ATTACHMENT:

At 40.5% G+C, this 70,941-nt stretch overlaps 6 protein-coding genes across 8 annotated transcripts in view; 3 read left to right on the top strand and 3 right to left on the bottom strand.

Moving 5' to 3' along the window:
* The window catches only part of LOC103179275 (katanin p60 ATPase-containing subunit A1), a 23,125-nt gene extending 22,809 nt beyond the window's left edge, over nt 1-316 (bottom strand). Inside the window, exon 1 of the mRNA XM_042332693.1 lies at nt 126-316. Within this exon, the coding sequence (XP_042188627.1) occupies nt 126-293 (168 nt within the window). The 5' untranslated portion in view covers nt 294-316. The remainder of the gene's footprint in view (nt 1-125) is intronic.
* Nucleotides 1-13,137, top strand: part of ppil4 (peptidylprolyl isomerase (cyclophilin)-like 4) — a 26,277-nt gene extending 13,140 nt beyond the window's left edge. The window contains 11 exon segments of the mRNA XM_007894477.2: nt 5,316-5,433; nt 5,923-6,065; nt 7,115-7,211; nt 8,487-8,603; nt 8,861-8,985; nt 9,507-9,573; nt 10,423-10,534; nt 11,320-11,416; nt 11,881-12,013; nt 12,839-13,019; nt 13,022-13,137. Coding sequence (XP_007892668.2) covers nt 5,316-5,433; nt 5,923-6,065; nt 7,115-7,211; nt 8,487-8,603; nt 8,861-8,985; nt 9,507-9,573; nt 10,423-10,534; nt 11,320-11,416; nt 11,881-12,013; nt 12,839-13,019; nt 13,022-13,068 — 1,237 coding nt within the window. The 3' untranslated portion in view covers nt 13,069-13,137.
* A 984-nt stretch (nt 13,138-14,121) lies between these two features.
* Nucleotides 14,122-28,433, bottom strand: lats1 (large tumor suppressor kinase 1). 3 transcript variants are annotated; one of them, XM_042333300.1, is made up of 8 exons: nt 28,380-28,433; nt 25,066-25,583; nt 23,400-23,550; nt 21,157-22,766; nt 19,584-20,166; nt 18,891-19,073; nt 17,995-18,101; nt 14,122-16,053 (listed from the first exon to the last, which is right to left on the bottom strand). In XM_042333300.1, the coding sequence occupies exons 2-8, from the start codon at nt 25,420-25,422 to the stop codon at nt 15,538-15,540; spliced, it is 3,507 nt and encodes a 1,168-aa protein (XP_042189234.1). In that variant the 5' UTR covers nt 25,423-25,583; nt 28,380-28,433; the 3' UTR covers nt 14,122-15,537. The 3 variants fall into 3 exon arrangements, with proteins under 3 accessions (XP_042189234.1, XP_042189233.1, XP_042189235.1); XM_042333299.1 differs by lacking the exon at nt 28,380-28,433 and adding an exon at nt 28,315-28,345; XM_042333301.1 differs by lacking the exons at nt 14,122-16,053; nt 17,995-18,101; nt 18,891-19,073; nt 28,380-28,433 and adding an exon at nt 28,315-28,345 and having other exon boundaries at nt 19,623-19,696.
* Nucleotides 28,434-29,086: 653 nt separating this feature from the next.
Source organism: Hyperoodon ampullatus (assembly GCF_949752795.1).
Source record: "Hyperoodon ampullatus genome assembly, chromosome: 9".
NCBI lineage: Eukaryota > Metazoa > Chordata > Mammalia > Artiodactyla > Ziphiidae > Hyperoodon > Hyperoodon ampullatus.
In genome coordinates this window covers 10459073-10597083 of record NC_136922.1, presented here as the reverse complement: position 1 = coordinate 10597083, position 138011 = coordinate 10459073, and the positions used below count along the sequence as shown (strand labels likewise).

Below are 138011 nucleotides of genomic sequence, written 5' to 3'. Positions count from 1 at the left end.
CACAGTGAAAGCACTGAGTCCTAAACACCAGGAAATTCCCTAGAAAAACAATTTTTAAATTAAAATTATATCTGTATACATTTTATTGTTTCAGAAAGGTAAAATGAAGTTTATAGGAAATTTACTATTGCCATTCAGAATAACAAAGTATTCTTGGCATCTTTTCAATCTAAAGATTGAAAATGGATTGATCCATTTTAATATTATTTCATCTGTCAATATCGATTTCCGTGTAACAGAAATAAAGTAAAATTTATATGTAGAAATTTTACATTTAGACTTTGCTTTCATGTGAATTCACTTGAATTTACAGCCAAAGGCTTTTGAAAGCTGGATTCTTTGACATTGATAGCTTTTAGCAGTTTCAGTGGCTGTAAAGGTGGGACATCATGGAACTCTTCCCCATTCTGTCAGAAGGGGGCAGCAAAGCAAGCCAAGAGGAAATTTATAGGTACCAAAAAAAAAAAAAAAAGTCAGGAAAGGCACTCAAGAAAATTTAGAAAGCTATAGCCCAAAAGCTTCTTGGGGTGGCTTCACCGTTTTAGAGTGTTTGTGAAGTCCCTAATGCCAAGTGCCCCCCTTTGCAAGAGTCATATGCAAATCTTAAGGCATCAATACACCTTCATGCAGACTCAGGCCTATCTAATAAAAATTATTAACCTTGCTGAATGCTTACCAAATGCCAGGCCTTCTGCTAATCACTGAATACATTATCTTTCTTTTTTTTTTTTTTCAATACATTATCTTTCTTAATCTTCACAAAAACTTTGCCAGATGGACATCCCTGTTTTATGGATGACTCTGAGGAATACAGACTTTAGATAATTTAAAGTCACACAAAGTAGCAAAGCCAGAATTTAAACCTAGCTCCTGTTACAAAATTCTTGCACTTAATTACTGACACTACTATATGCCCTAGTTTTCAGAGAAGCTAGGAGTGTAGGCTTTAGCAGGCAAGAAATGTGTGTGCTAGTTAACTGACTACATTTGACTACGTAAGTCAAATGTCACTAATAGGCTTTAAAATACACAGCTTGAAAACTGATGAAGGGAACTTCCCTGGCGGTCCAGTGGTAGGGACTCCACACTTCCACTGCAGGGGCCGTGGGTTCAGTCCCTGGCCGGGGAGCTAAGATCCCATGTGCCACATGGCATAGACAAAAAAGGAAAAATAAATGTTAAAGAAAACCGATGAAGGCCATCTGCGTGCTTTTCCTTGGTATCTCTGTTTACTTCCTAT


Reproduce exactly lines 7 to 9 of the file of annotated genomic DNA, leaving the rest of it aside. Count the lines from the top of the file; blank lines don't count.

* Nucleotides 28,434-29,086: 653 nt separating this feature from the next.
Source organism: Hyperoodon ampullatus (assembly GCF_949752795.1).
Source record: "Hyperoodon ampullatus genome assembly, chromosome: 9".